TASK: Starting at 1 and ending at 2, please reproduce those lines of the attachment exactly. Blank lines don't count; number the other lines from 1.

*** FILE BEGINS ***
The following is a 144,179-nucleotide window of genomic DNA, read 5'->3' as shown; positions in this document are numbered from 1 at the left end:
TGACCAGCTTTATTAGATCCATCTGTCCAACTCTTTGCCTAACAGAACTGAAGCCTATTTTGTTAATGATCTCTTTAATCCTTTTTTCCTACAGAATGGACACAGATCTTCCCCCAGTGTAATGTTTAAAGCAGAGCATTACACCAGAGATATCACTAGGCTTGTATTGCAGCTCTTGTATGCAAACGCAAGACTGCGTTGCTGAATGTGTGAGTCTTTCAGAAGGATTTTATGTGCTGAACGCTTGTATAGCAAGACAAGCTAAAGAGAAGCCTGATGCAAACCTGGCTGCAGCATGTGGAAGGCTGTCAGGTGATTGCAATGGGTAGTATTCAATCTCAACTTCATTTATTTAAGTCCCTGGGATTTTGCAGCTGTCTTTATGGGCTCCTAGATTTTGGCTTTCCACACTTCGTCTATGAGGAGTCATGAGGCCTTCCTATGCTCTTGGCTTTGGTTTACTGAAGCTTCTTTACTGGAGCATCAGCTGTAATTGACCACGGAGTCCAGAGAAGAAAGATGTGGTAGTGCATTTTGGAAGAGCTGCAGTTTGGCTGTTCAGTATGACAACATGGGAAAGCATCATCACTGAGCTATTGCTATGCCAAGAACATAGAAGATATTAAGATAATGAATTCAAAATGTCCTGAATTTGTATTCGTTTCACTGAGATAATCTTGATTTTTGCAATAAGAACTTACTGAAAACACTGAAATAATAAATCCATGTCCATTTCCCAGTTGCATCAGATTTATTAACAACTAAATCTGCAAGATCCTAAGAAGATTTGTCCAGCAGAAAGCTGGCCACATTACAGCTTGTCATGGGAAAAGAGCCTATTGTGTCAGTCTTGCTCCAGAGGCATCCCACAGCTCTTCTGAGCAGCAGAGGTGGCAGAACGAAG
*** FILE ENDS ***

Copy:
The following is a 144,179-nucleotide window of genomic DNA, read 5'->3' as shown; positions in this document are numbered from 1 at the left end:
TGACCAGCTTTATTAGATCCATCTGTCCAACTCTTTGCCTAACAGAACTGAAGCCTATTTTGTTAATGATCTCTTTAATCCTTTTTTCCTACAGAATGGACACAGATCTTCCCCCAGTGTAATGTTTAAAGCAGAGCATTACACCAGAGATATCACTAGGCTTGTATTGCAGCTCTTGTATGCAAACGCAAGACTGCGTTGCTGAATGTGTGAGTCTTTCAGAAGGATTTTATGTGCTGAACGCTTGTATAGCAAGACAAGCTAAAGAGAAGCCTGATGCAAACCTGGCTGCAGCATGTGGAAGGCTGTCAGGTGATTGCAATGGGTAGTATTCAATCTCAACTTCATTTATTTAAGTCCCTGGGATTTTGCAGCTGTCTTTATGGGCTCCTAGATTTTGGCTTTCCACACTTCGTCTATGAGGAGTCATGAGGCCTTCCTATGCTCTTGGCTTTGGTTTACTGAAGCTTCTTTACTGGAGCATCAGCTGTAATTGACCACGGAGTCCAGAGAAGAAAGATGTGGTAGTGCATTTTGGAAGAGCTGCAGTTTGGCTGTTCAGTATGACAACATGGGAAAGCATCATCACTGAGCTATTGCTATGCCAAGAACATAGAAGATATTAAGATAATGAATTCAAAATGTCCTGAATTTGTATTCGTTTCACTGAGATAATCTTGATTTTTGCAATAAGAACTTACTGAAAACACTGAAATAATAAATCCATGTCCATTTCCCAGTTGCATCAGATTTATTAACAACTAAATCTGCAAGATCCTAAGAAGATTTGTCCAGCAGAAAGCTGGCCACATTACAGCTTGTCATGGGAAAAGAGCCTATTGTGTCAGTCTTGCTCCAGAGGCATCCCACAGCTCTTCTGAGCAGCAGAGGTGGCAGAACGAAG